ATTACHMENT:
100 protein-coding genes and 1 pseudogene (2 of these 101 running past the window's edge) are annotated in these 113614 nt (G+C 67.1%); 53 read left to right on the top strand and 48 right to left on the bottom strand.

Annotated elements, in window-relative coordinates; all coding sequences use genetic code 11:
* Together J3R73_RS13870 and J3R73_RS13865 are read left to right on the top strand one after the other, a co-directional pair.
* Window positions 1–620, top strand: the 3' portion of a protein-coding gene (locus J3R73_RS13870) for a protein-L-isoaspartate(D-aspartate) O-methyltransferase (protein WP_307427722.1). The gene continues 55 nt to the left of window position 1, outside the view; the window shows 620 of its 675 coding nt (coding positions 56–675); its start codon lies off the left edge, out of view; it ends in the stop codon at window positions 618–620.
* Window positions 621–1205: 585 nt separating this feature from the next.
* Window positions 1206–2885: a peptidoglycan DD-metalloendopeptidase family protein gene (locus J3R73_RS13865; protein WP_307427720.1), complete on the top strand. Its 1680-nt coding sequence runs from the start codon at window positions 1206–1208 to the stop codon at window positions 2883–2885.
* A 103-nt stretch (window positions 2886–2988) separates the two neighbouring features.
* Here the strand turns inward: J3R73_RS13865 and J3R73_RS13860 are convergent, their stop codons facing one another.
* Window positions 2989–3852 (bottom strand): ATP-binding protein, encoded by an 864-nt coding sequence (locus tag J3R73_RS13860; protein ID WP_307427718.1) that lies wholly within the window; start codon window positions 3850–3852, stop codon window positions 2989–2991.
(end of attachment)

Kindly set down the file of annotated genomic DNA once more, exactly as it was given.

100 protein-coding genes and 1 pseudogene (2 of these 101 running past the window's edge) are annotated in these 113614 nt (G+C 67.1%); 53 read left to right on the top strand and 48 right to left on the bottom strand.

Annotated elements, in window-relative coordinates; all coding sequences use genetic code 11:
* Together J3R73_RS13870 and J3R73_RS13865 are read left to right on the top strand one after the other, a co-directional pair.
* Window positions 1–620, top strand: the 3' portion of a protein-coding gene (locus J3R73_RS13870) for a protein-L-isoaspartate(D-aspartate) O-methyltransferase (protein WP_307427722.1). The gene continues 55 nt to the left of window position 1, outside the view; the window shows 620 of its 675 coding nt (coding positions 56–675); its start codon lies off the left edge, out of view; it ends in the stop codon at window positions 618–620.
* Window positions 621–1205: 585 nt separating this feature from the next.
* Window positions 1206–2885: a peptidoglycan DD-metalloendopeptidase family protein gene (locus J3R73_RS13865; protein WP_307427720.1), complete on the top strand. Its 1680-nt coding sequence runs from the start codon at window positions 1206–1208 to the stop codon at window positions 2883–2885.
* A 103-nt stretch (window positions 2886–2988) separates the two neighbouring features.
* Here the strand turns inward: J3R73_RS13865 and J3R73_RS13860 are convergent, their stop codons facing one another.
* Window positions 2989–3852 (bottom strand): ATP-binding protein, encoded by an 864-nt coding sequence (locus tag J3R73_RS13860; protein ID WP_307427718.1) that lies wholly within the window; start codon window positions 3850–3852, stop codon window positions 2989–2991.